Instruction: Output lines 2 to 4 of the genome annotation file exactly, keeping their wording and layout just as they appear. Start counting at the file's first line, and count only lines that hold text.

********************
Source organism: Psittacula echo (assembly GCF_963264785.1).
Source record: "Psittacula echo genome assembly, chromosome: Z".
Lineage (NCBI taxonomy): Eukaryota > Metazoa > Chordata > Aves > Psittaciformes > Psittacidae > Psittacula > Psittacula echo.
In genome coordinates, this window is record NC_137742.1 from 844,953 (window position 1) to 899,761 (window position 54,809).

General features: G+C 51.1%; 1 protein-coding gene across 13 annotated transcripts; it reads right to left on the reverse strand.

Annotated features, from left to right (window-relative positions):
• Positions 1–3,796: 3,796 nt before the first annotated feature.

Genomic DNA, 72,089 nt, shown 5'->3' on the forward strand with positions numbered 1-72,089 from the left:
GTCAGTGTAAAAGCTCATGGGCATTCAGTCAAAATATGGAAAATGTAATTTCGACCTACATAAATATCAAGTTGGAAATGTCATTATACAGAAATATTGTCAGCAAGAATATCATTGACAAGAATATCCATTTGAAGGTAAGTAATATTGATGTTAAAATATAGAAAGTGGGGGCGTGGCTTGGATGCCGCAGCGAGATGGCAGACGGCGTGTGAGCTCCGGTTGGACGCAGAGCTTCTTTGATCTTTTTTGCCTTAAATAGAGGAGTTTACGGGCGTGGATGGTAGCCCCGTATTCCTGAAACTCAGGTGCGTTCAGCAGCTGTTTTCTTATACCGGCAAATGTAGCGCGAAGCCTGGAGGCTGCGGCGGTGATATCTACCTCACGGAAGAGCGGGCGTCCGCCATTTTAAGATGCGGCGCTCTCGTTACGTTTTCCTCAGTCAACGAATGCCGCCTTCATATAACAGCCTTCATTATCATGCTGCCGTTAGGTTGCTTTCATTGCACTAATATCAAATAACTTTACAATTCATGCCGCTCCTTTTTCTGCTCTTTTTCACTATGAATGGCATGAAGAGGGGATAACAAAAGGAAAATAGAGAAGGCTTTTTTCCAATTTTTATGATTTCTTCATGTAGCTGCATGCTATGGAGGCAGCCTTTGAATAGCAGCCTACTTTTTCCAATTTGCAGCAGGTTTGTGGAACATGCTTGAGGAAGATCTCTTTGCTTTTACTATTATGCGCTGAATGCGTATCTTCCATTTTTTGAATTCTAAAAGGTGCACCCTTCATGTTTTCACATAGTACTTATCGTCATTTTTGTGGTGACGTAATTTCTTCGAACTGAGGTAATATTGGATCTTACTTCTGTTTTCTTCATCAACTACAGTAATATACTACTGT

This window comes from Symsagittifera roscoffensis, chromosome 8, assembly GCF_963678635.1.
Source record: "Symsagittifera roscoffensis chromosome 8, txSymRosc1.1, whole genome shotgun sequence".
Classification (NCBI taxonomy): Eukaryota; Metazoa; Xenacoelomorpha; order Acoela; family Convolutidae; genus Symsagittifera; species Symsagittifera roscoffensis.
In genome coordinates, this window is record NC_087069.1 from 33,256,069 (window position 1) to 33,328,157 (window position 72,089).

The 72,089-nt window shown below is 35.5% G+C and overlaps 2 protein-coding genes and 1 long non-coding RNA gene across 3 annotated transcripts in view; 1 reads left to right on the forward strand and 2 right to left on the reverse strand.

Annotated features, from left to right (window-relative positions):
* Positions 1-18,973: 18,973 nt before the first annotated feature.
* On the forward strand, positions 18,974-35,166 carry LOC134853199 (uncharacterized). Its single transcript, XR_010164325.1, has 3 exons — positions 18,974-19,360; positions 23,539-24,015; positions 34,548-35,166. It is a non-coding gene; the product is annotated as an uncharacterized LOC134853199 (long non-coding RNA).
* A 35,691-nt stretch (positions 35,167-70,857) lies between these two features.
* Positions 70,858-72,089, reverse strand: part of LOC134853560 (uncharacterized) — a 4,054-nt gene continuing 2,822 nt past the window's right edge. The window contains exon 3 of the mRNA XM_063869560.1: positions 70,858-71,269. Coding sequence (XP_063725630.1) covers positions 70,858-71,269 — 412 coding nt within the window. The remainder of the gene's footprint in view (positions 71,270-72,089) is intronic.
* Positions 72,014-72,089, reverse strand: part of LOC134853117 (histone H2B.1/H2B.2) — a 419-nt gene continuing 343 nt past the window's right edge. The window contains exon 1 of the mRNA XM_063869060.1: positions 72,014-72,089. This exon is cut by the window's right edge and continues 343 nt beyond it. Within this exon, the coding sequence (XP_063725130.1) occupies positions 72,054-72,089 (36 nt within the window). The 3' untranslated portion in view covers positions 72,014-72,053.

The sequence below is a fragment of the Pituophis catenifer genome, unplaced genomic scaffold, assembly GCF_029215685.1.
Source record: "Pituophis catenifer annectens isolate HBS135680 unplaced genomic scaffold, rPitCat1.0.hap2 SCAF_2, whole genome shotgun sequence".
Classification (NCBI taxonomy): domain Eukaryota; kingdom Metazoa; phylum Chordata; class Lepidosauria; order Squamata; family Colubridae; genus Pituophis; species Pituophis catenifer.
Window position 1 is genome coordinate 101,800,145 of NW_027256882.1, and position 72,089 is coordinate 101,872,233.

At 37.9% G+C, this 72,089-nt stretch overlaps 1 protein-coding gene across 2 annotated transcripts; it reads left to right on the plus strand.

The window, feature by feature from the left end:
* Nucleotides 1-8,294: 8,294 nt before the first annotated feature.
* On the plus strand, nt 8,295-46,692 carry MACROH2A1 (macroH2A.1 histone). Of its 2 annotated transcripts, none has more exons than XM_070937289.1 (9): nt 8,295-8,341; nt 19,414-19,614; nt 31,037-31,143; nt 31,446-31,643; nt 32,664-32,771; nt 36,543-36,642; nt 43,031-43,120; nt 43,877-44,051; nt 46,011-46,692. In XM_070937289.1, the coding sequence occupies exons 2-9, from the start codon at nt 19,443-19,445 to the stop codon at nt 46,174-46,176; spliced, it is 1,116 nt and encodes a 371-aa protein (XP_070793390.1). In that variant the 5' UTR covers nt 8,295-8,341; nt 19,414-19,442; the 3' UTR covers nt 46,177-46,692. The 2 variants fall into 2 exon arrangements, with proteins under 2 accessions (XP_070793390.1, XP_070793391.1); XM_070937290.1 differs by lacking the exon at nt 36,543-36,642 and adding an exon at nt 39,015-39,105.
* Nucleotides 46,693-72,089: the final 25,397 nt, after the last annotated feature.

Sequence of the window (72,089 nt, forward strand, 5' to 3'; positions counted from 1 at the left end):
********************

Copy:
Source record: "Psittacula echo genome assembly, chromosome: Z".
Lineage (NCBI taxonomy): Eukaryota > Metazoa > Chordata > Aves > Psittaciformes > Psittacidae > Psittacula > Psittacula echo.
In genome coordinates, this window is record NC_137742.1 from 844,953 (window position 1) to 899,761 (window position 54,809).